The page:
Another passage at arms was required. The ensuing conflict was the greatest and most glorious ever fought, not only by the Hansa, but by Germany, upon the sea.
Continuing The Hanseatic League’s Story,
our selection from From the German Hansa: A Historical Sketch by Dr. Harry Denicke published in 1884. The selection is presented in nine easy 5 minute installments. For works benefiting from the latest research see the “More information” section at the bottom of these pages.
Previously in The Hanseatic League’s Story.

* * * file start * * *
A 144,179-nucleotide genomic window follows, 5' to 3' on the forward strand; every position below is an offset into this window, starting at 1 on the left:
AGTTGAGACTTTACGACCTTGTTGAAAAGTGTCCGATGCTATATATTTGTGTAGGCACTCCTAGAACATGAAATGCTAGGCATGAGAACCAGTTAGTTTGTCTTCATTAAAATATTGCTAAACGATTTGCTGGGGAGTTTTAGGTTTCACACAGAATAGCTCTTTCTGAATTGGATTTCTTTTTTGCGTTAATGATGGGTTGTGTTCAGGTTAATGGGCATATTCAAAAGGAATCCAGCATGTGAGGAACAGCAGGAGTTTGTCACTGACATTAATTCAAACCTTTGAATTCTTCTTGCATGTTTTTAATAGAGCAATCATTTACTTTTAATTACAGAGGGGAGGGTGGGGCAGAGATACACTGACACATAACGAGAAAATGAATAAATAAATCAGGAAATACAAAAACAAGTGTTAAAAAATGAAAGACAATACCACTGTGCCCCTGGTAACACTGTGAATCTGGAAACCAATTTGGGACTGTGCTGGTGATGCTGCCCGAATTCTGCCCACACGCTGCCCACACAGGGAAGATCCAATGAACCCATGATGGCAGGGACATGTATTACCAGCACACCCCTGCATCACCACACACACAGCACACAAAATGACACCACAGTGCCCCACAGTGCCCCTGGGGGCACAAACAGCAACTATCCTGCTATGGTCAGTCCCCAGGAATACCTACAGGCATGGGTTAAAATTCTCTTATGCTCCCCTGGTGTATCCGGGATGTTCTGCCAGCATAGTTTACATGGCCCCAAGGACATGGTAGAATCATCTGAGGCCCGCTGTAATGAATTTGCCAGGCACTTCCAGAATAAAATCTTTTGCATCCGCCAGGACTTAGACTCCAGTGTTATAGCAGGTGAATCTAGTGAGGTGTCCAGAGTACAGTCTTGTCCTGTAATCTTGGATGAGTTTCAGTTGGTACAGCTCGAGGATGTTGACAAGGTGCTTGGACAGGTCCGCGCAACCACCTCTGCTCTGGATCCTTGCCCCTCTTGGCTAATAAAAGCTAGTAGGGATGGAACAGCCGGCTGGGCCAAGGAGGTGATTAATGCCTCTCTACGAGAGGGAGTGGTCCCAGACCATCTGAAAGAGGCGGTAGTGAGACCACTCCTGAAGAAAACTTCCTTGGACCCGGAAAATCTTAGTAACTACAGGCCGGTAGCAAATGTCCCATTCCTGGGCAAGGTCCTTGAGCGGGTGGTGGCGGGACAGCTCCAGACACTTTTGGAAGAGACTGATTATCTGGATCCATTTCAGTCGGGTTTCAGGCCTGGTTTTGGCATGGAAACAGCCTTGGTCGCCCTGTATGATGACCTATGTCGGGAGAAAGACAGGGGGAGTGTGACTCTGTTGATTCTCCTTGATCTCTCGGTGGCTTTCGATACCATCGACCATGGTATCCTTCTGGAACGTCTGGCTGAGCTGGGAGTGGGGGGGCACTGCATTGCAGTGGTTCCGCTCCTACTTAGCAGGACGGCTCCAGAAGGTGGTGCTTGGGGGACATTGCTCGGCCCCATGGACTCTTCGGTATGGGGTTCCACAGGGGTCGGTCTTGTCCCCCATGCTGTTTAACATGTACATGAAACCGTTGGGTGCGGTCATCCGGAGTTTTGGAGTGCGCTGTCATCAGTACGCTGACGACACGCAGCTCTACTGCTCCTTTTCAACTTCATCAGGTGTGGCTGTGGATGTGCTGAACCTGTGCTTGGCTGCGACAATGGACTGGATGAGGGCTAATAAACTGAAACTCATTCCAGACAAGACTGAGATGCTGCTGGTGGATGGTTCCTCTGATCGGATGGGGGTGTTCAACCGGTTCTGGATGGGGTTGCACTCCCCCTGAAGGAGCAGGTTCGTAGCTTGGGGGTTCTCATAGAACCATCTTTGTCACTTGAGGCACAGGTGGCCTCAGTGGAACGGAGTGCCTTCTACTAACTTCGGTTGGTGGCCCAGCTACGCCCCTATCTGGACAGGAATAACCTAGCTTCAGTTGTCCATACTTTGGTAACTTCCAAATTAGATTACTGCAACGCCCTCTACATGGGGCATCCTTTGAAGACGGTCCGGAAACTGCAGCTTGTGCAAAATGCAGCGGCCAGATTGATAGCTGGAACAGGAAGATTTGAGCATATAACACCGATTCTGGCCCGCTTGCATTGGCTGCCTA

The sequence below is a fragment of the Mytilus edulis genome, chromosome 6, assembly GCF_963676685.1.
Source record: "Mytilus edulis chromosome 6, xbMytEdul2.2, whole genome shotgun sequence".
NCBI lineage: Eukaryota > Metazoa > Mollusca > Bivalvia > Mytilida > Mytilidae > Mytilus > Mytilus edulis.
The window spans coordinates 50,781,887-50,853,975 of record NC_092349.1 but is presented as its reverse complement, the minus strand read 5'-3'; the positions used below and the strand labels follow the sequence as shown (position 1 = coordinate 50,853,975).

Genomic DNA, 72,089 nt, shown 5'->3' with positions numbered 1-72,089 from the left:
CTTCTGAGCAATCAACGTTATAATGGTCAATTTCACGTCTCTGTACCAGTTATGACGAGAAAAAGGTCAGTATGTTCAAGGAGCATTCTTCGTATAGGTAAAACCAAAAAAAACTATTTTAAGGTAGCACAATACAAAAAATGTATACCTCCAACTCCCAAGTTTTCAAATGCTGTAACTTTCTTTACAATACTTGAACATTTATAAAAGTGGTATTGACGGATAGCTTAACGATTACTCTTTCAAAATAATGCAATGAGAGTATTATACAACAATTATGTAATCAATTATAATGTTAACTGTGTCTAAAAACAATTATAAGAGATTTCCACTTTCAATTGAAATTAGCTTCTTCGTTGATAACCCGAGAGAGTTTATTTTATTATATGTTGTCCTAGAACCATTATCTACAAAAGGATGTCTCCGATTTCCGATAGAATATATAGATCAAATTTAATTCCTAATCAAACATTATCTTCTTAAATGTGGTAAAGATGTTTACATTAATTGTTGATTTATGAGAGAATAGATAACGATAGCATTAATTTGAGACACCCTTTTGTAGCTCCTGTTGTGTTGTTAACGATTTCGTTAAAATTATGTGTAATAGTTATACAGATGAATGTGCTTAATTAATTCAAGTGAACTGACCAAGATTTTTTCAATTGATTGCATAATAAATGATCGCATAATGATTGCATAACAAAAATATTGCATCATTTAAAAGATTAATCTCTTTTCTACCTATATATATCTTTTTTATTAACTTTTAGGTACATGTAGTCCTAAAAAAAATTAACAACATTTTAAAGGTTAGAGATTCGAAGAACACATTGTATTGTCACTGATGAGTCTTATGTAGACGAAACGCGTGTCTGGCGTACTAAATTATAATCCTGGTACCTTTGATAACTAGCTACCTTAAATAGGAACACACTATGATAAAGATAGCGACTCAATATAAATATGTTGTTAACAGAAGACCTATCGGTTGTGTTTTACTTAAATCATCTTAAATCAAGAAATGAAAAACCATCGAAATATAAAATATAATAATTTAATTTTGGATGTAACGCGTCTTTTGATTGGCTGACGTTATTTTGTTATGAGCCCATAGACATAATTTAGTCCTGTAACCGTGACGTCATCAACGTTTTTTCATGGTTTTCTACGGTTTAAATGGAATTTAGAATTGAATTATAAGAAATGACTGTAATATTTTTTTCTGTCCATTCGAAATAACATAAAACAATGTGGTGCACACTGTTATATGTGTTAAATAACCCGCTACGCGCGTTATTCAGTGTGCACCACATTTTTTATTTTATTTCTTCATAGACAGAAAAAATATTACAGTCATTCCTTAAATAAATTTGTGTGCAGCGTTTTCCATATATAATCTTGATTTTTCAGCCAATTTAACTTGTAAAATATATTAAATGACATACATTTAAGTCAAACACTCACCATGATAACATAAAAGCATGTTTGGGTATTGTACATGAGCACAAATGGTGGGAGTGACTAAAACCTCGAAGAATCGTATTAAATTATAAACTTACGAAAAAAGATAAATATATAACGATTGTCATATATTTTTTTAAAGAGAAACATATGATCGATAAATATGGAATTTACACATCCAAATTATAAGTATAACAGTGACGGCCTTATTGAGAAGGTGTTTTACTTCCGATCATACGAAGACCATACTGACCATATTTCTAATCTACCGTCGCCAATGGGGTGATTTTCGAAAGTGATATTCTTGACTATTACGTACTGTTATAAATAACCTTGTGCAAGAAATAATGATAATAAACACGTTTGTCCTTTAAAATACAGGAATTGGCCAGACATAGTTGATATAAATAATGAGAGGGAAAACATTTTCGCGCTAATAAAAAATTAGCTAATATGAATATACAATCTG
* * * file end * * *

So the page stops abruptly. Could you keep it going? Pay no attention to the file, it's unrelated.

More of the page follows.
Parallel with this development was the formation of unions between inland towns, caused by the depredations of robber-knights; the menacing increase of power among the nobility; and by commercial motives of all kinds, as, for example, the necessity of preventing banished criminals and debtors from seeking an asylum in neighboring communities. Along the entire region from Esthland to Holland, both of which at that time belonged to the German crown, the municipalities united. In the far-western part of the German empire there was the municipal group of the Netherlands, among which such cities as Amsterdam, Utrecht, and Deventer belonged. Farther inland was the Rhenish-Westphalian group, consisting of Cologne, Dortmund, Munster, and others, which cities, though somewhat distant from the sea, nevertheless occupy a place of honor as pioneers of German marine commerce. Between these two western groups and those in the East there was a wide gap extending as far as the mouths of the Elbe and the Weser. At the entrance to these rivers, however, and along the borders of the Baltic were the great maritime communities, the chief members of the Hanseatic League, including the before-mentioned Wendish group and the cities of Bremen and Hamburg. Yet not these alone, although they were in some respects the most important. Inland, the municipal groups extended so as to embrace Berlin, then very unimportant, Perleberg, etc., in the Mark of Brandenburg, the Saxon cities of Magdeburg, Hanover, Luneburg, Goslar, Hildesheim, Brunswick, and others; in the far-eastern part of the empire the six rapidly growing cities of the Teutonic order, Kulm, Thorn, Dantzic, Elbing, Braunsberg, and Koenigsberg; and finally, in Livonia and Esthonia, Riga, Dorpat, Reval, and Pernau. Noteworthy was the treaty concluded in A.D. 1241, between Hamburg and Lubeck, whereby the former assumed control of the interests in the North Sea and the Elbe, while the latter safeguarded those of the Baltic. This treaty between Hamburg and Lubeck is sometimes regarded as the beginning of the Hanseatic League. It has here been sufficiently demonstrated, however, that the association was the result of a slow and gradual process, enforced by conditions, and that it did not originate in the mind of any particular statesman as a definite plan.